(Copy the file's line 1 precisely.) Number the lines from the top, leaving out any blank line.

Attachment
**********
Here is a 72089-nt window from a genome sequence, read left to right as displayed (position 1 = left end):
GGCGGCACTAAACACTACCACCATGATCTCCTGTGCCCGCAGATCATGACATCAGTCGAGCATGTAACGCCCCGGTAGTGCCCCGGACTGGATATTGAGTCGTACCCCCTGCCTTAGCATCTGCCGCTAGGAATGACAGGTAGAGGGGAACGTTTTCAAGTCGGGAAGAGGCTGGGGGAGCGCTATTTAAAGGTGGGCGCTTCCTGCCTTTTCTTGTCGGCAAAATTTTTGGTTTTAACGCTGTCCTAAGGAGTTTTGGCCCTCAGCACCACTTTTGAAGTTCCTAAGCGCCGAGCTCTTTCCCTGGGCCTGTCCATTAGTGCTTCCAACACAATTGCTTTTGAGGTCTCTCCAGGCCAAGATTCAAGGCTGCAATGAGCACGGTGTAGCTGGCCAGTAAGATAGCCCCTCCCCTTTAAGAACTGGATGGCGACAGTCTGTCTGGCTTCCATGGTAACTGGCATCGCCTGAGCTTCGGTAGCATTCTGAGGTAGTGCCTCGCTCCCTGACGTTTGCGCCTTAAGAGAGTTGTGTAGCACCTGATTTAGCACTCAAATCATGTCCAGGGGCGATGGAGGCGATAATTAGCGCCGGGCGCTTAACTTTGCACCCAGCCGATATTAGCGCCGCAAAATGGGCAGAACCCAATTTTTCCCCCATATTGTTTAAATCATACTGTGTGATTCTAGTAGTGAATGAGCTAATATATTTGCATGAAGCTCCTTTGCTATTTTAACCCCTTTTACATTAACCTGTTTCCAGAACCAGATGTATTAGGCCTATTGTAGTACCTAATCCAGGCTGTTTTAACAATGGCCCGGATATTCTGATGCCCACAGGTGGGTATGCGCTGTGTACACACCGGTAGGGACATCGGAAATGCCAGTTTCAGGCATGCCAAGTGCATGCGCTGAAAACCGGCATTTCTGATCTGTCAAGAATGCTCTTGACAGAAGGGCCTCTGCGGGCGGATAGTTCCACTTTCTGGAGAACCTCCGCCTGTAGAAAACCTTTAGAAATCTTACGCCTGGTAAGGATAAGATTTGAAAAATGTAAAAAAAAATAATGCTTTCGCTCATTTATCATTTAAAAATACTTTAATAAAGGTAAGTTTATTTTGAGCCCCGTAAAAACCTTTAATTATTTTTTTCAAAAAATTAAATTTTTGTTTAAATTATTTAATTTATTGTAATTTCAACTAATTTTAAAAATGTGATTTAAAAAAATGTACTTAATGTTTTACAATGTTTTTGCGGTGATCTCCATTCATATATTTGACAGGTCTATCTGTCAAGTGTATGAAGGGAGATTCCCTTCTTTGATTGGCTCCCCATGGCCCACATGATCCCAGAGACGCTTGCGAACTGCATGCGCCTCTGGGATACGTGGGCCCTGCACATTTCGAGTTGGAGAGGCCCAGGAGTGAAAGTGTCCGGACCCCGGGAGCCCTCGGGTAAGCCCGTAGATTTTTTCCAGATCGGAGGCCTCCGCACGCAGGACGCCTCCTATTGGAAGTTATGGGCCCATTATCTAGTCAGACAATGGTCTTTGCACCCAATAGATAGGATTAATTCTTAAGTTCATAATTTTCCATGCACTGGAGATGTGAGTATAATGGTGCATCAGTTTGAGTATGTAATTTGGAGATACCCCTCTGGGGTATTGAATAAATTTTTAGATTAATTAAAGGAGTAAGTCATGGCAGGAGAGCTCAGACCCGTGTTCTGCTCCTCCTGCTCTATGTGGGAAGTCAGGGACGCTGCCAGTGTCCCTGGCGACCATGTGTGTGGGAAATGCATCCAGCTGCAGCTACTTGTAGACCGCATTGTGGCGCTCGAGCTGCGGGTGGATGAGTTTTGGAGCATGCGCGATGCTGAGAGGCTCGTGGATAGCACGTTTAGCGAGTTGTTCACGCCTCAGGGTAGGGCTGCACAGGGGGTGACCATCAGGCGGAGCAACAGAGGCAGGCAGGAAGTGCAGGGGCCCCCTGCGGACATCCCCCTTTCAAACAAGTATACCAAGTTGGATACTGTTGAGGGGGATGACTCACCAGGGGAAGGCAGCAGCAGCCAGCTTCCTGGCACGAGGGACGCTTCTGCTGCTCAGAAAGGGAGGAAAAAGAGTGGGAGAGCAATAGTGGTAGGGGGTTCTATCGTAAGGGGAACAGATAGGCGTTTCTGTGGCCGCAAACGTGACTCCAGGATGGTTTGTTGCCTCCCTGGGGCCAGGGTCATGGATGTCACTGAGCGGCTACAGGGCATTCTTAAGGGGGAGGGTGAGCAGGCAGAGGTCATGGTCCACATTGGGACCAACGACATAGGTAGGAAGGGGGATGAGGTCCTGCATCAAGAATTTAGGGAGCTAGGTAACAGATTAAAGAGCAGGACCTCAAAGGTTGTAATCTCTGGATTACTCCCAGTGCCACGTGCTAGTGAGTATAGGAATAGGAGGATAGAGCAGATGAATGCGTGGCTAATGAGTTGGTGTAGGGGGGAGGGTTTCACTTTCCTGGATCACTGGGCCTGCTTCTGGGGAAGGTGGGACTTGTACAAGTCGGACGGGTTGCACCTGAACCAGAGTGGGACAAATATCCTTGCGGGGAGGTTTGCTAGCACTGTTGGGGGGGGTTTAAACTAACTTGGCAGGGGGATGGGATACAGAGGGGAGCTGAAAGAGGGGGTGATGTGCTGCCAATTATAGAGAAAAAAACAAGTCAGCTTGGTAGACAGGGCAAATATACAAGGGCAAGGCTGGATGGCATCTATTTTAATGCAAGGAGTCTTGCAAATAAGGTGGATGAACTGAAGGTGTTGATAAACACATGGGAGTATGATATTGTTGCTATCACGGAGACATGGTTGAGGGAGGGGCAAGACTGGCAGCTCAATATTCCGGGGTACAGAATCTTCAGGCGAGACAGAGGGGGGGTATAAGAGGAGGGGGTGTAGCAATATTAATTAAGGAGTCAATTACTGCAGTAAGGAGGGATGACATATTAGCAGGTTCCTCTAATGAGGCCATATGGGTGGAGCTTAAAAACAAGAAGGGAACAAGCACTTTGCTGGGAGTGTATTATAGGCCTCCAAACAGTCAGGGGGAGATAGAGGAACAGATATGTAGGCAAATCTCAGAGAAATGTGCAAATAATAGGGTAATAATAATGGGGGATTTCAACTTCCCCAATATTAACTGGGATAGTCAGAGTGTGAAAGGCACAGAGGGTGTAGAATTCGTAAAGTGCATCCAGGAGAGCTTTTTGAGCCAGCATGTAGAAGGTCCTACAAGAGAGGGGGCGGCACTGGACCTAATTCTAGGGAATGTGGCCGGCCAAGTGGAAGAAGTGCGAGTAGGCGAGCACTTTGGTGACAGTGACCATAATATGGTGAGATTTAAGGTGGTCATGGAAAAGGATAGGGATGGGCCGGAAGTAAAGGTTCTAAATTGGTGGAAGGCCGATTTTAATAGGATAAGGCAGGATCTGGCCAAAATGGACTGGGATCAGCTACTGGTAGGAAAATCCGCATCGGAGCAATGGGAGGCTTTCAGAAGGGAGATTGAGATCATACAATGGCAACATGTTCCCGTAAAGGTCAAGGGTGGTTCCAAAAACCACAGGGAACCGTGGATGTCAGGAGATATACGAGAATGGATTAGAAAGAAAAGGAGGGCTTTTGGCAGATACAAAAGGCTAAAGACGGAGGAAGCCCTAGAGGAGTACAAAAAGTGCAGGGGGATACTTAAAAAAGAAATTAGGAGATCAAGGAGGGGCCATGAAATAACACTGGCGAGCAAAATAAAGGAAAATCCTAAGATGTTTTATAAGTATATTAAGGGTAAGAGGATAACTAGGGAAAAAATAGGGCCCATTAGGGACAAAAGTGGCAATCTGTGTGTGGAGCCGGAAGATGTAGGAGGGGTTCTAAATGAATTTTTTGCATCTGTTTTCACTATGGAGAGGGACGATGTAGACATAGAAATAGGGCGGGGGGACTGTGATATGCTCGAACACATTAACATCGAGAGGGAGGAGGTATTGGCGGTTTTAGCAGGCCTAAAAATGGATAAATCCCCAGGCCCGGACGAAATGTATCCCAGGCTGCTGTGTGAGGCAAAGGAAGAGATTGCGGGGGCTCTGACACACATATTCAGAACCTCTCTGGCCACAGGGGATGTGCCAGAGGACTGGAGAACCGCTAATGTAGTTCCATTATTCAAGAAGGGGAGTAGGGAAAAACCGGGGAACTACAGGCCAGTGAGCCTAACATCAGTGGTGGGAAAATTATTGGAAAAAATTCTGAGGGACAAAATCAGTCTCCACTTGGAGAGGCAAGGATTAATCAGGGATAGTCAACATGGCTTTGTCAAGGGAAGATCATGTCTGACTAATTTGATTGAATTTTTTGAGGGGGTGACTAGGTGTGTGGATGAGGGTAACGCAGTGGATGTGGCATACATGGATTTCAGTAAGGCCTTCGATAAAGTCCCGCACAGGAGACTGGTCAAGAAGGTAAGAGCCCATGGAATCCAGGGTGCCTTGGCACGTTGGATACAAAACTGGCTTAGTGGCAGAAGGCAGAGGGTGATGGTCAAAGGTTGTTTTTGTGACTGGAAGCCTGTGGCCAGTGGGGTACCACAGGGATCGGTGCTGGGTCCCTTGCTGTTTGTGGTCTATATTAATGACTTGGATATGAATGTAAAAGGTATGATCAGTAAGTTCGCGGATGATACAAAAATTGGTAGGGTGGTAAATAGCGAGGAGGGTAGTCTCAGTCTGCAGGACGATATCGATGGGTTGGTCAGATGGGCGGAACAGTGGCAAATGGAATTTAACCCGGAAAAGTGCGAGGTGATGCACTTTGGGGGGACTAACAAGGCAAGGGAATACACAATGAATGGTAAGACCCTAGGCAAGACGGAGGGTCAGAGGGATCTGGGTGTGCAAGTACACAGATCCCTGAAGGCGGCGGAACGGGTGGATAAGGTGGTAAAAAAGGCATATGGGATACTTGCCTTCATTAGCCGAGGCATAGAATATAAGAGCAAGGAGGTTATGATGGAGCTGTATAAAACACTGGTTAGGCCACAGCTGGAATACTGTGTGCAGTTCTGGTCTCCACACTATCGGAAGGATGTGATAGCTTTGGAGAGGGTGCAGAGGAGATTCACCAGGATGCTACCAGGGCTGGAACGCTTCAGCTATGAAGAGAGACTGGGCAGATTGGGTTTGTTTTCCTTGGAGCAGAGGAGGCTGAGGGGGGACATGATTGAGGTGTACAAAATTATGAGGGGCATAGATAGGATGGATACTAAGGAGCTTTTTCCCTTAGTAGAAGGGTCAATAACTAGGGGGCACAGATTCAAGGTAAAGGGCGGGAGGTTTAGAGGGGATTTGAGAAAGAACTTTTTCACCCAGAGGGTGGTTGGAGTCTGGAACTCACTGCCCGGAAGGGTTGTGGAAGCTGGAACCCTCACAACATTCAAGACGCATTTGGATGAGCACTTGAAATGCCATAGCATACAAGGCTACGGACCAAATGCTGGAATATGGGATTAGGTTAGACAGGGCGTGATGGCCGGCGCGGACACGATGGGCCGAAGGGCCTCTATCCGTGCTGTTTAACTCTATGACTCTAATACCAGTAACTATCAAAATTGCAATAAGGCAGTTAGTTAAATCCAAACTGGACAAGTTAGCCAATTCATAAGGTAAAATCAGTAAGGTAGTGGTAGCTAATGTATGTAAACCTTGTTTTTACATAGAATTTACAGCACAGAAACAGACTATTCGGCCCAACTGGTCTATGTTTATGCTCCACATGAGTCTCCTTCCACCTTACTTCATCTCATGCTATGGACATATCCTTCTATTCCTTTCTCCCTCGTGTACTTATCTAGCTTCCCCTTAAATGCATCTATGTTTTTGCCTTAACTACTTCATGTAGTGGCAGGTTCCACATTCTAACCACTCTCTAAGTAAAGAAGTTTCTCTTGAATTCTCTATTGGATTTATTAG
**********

Here is a 72089-nt window from a genome sequence, read left to right as displayed (position 1 = left end):